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Bitcoin Private

Bitcoin Private
Bitcoin Private Logo.svg
Ticker symbol BTCP
Precision 10−8
Development
Original author(s)

Bitcoin Private Community

Jacob Brutman

Christopher Sulmone

Rhett Creighton
White paper btcprivate.org/whitepaper.pdf
Initial release 1.0.10 / 6 March 2018 (6 months ago) (2018-03-06)
Latest release 1.0.10-2 / 9 March 2018 (6 months ago) (2018-03-09)
Code repository github.com/BTCPrivate/BitcoinPrivate
Development status Active
Forked from Zclassic, Bitcoin
Written in C++, Qt
Website btcprivate.org
Ledger
Ledger start 2 March 2018 (6 months ago) (2018-03-02)
Timestamping scheme Proof-of-work
Hash function Equihash
Issuance Block reward
Block reward 1.5625 BTCP, halving every 210,000 blocks or ~1 year[1][2]
Block time 2.5 minutes
Block explorer explorer.btcprivate.org
Supply limit 21,000,000 BTCP

Bitcoin Private (BTCP) is an open-source, peer-to-peer cryptocurrency with the optional ability to keep the sender, receiver, and amount private in a given transaction.[1] This is in contrast to many cryptocurrencies such as Bitcoin, which have a fully transparent transaction history.[3][4][5]

Details

Bitcoin Private gives users the option to generate either public or private addresses, redeemable for transactions to either address type. Private addresses work by using use Zero-Knowledge Succinct Non-Interactive Arguments of Knowledge (zk-SNARKs). Evidence of ownership is provided without revealing which units are owned. This means that owners can redeem funds without any traceable history.[1][6]

Bitcoin Private retained Zclassic's Equihash algorithm.[7] Equihash is a memory-intensive proof of work mechanism, making it ASIC-resistant. This reduces centralization by incentivizing mining with accessible hardware. Bitcoin Gold also borrowed Equihash from Zcash.[8][9]

History

Jacob Brutman in February 2018

Bitcoin Private is a merge fork of Bitcoin and Zclassic.[10][11][12][13] Zclassic is a fork of Zcash, an implementation of the Zerocash whitepaper. Zclassic was released in November 2016,[14] by blockchain developer Rhett Creighton. Creighton used the same code as Zcash, with a lack of a founders fee required to mine a valid block.[6][15][10] This promotes a fair distribution, preventing centralized coin ownership and control.[10] In December 2017, Creighton announced that he would be restarting Zclassic development after months of inactivity.[16] The Zclassic team announced interest in creating a private Bitcoin fork days later.[17] Bitcoin Private's fork snapshot occurred on 28 February 2018, and the mainnet was launched 3 days later.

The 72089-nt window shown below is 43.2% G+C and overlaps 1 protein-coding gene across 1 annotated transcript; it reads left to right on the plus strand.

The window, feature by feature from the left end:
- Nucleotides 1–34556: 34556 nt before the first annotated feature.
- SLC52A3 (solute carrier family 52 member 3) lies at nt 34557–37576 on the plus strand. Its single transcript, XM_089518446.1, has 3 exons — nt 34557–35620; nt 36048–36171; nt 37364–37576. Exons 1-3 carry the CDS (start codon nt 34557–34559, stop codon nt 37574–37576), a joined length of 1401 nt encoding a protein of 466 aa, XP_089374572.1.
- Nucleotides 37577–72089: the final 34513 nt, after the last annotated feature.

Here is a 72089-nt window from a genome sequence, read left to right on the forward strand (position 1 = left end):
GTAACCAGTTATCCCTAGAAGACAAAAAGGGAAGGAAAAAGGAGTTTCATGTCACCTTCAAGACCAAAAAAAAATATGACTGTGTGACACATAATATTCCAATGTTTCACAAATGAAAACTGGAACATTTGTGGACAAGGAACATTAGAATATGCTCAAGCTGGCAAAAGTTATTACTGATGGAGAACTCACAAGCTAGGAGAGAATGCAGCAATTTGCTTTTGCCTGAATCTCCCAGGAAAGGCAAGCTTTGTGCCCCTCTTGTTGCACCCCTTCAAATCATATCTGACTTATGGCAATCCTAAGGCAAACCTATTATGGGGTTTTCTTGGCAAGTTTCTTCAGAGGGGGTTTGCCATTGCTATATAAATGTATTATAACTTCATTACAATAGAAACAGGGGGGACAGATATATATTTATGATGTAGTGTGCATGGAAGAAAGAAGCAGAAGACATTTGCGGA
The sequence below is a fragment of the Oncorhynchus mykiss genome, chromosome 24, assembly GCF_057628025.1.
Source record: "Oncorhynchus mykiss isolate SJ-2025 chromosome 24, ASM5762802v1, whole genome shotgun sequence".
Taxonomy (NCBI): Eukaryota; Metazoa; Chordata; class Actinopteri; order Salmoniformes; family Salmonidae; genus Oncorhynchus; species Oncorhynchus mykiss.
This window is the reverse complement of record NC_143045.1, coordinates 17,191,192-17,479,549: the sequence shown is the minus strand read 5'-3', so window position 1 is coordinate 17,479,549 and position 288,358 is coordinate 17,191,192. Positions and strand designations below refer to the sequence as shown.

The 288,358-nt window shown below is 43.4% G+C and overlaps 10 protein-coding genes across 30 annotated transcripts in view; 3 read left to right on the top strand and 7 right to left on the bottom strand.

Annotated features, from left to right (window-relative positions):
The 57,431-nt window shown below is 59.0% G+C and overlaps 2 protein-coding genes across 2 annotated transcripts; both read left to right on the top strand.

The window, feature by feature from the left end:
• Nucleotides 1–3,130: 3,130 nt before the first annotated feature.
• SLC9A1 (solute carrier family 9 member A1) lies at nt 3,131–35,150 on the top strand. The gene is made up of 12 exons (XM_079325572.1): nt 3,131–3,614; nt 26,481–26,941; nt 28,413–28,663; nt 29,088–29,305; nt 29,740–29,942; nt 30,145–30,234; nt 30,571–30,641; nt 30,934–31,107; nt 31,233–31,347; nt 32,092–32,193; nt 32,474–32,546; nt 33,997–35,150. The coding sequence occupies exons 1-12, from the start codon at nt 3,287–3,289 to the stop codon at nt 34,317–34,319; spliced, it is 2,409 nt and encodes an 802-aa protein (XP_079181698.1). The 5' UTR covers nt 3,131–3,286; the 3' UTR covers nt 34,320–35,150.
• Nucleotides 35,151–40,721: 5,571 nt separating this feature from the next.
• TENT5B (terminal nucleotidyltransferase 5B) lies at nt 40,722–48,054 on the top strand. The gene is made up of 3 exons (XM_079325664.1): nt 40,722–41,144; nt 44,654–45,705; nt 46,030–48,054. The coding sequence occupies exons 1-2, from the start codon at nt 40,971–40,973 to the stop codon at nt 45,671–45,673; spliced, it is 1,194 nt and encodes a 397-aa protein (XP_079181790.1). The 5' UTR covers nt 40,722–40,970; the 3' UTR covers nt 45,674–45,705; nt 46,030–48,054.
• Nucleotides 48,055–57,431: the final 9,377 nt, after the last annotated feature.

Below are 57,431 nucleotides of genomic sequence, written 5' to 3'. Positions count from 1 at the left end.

See also

References

  1. ^ a b c "Bitcoin Private Whitepaper" (PDF). btcprivate.org. February 2018. 
  2. ^ "Bitcoin Private on Twitter". twitter.com. 1 March 2018. 
  3. ^ "Bitcoin Transactions Aren't as Anonymous as Everyone Hoped". technologyreview.com. August 23, 2017. 
  4. ^ "Protect your privacy". bitcoin.org. Sep 27, 2013. 
  5. ^ Conti, Mauro; E, Sandeep Kumar; Lal, Chhagan; Ruj, Sushmita (July 3, 2017). "A Survey on Security and Privacy Issues of Bitcoin". arXiv:1706.00916Freely accessible. 
  6. ^ a b "Zcash Protocol Specification" (PDF). October 4, 2016. 
  7. ^ "BTCPrivate/BitcoinPrivate". github.com. 
  8. ^ Aaron van Wirdum (Oct 11, 2017). "Bitcoin Gold Is About to Trial an ASIC-Resistant Bitcoin Fork". BitcoinMagazine. 
  9. ^ Kariuki, David (December 14, 2017). "Benefits of Equihash Algorithm". 
  10. ^ a b c O'Leary, Rachel Rose (March 2, 2018). "'Bitcoin Private' Is Here, But What's It Worth?". Yahoo Finace. 
  11. ^ Kharif, Olga (January 23, 2018). "Bitcoin May Split 50 Times in 2018 as Forking Craze Mounts". Bloomberg. 
  12. ^ "Here's what happens when bitcoin just keeps forking". CNBC. March 8, 2018. 
  13. ^ Shen, Lucinda (February 22, 2018). "These Cryptocurrencies May Beat Bitcoin in the Coming Months". fortune. 
  14. ^ "Release 1.0.3 · z-classic/zclassic". 
  15. ^ "About Zclassic". zclassic.org. 
  16. ^ "Rhett Creighton on Twitter". twitter.com. December 8, 2017. 
  17. ^ "Rhett Creighton on Twitter". December 14, 2017.